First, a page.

The Dark Grass Brown (Orsotriaena medus cinerea)
A Dark Grass Brown perched on a blade of dew-covered grass in the early morning hours of the day
We move into the latter half of 2019 and the month of July. Over in the US, Americans celebrated "Independence Day" on the 4th of July. Global politics continue to be centred on the Trade War between the US and China, and it does appear that more countries may be dragged into the fray with possibly more tariffs being slapped on goods imported from these countries into the US.
Closer to home in Asia, the protests over the extradition law in Hong Kong continues to spin out of control. Whilst a lot have been said and done, who really benefits or wins, and who really suffers and loses the most from such public unrest? The world watches as the drama unfolds, as such instability rarely benefits anyone in the country in the long run.
A mating pair of Dark Grass Browns. The sexes are almost indistinguishable
Our Butterfly of the Month for July 2019 is the Dark Grass Brown (Orsotriaena medus cinerea), a relatively common species that is usually found fluttering skittishly amongst grasses and low shrubbery. Originally christened with the English Common name of Nigger, the species has been renamed, to be politically correct, to avoid any racial sensitivities.
Over in Australia, it is called the Smooth-Eyed Bush Brown, in India it is referred to as the Medus Brown, and in Southeast Asia, it is called the Dark Grass Brown. Whilst easier to refer to, English Common names do not follow any set of scientific rules and can be confusing as all the three names (and probably more) refer to the same species - Orsotriaena medus.
The Dark Grass Brown resembles the many lookalike species of the Mycalesis genus (referred to as "Bush Browns"), and often flies together with these other species in the same habitats. The Dark Grass Brown tends to fly low and can be seen flying in the early hours of the morning and late into the evening.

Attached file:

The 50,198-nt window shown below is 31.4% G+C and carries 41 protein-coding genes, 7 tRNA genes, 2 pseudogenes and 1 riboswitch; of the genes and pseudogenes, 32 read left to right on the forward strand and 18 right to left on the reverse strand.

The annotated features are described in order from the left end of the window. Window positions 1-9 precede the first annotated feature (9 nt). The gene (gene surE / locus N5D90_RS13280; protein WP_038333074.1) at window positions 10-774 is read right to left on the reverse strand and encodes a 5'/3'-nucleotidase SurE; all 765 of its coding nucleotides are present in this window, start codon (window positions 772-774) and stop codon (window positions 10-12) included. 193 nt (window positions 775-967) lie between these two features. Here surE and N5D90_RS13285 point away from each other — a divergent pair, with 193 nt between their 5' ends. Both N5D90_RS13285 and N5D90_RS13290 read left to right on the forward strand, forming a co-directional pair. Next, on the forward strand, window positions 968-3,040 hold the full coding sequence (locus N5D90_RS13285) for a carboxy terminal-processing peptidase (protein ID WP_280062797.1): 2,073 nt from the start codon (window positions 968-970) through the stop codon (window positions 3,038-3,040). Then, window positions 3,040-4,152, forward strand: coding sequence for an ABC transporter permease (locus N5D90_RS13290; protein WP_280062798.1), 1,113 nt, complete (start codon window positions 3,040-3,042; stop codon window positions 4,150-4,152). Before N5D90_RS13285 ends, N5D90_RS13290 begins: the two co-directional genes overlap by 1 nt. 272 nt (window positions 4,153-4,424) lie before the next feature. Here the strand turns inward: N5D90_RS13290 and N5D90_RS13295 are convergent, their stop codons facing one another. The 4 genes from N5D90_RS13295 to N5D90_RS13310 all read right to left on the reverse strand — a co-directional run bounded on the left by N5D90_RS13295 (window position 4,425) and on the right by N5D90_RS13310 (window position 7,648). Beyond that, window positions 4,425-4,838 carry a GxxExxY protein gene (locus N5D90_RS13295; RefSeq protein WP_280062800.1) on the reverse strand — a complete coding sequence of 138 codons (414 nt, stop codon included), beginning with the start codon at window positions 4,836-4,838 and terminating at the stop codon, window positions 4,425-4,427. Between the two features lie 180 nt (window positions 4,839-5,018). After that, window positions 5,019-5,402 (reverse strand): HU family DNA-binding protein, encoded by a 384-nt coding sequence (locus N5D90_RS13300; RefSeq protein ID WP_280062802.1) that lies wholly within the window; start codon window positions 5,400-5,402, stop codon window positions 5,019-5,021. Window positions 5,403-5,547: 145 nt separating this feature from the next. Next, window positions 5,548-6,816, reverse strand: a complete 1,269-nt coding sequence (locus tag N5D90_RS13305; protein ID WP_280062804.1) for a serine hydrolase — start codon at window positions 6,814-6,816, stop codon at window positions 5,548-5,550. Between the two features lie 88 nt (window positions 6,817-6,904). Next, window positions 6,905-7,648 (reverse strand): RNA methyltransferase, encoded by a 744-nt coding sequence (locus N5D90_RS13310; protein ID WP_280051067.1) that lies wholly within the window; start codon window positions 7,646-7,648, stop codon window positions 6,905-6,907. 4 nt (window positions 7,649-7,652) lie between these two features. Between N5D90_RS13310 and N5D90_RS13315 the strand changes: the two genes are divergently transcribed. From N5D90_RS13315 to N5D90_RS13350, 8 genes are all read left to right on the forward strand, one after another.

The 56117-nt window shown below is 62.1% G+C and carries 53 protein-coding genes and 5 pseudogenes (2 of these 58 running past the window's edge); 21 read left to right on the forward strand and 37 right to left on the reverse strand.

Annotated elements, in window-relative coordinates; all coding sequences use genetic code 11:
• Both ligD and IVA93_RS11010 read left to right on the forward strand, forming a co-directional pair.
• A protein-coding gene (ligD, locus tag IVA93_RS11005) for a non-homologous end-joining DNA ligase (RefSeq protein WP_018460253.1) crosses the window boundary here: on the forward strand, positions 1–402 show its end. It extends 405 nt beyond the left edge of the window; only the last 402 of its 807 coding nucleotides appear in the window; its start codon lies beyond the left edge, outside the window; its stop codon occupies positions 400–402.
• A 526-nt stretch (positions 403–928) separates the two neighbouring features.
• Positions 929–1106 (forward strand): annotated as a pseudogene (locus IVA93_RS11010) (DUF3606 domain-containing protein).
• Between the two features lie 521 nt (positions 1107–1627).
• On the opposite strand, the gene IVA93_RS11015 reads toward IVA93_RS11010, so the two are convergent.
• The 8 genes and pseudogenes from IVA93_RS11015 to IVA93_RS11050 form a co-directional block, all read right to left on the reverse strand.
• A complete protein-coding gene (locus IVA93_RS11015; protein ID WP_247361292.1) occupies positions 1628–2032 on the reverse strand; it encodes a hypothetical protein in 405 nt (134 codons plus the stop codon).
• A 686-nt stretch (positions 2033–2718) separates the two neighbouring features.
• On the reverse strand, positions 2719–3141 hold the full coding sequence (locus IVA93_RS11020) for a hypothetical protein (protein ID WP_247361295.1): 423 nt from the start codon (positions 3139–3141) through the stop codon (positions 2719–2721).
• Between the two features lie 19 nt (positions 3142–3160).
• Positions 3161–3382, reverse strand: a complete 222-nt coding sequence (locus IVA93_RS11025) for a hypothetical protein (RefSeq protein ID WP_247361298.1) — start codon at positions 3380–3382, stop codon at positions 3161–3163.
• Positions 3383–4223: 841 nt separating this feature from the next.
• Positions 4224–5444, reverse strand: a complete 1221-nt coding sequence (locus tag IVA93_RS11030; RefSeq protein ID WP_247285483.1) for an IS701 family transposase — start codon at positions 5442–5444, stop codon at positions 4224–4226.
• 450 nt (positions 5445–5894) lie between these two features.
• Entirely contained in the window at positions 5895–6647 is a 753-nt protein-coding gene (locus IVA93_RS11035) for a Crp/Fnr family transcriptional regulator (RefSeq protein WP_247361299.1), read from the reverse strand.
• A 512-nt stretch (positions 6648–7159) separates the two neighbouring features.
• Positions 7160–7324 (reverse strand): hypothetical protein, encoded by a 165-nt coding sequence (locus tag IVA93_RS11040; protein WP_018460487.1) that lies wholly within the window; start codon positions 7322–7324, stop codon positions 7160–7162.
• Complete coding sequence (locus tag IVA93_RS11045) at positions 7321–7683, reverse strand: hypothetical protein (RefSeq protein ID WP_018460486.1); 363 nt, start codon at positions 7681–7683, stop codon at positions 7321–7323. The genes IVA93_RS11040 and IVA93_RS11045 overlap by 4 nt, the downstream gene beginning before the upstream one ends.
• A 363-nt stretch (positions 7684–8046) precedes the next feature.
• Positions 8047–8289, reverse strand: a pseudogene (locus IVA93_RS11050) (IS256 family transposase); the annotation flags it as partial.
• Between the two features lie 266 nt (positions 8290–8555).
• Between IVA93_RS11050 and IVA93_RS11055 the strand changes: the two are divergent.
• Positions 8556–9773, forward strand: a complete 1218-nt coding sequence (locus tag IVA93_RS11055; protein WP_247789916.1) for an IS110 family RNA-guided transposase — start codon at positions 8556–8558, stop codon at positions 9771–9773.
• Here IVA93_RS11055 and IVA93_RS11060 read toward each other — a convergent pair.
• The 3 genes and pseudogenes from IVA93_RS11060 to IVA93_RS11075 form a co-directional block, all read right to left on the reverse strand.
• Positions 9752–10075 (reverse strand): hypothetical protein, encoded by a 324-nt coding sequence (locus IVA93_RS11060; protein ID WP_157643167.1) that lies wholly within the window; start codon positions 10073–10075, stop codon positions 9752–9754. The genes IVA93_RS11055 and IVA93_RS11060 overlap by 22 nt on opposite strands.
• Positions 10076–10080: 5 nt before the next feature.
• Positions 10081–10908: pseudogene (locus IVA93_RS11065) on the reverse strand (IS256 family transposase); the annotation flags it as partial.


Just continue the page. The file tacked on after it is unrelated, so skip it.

Another pair of mating Dark Grass Browns
Although a common and usually under-appreciated species that is often overlooked by observers, the Dark Grass Brown is alert and skittish and will require a bit of patience and stealth to approach and take a good photo of. It does not fly far when disturbed, often flitting away in its characteristic hopping flight and then settling on the top of a leaf or a grass blade.
A Dark Grass Brown that is a victim of a Crab Spider. Note the upperside of the wings
The Dark Grass Brown is dark brown and unmarked on the upperside. It has two large ocelli on the underside of the forewing, and three more on the underside of the hindwing. There is a distinct white discal stripe extending across the underside of both wings. There are two white marginal lines from the apex of the forewing to the tornal area of the hindwing.
A slightly aberrant Dark Grass Brown with an additional ocellus on the forewing.
The caterpillar of the Dark Grass Brown feeds on lalang (Imperata cylindrica), a "weed" that grows very commonly in cleared areas and wastelands. This may explain the widespread distribution of this species across Singapore where its host plant is invasive and often considered as unwanted vegetation that is removed by maintenance workers.
Text by Khew SK : Photos by Jerome Chua, Huang CJ, Khew SK, Loke PF and Jonathan Soong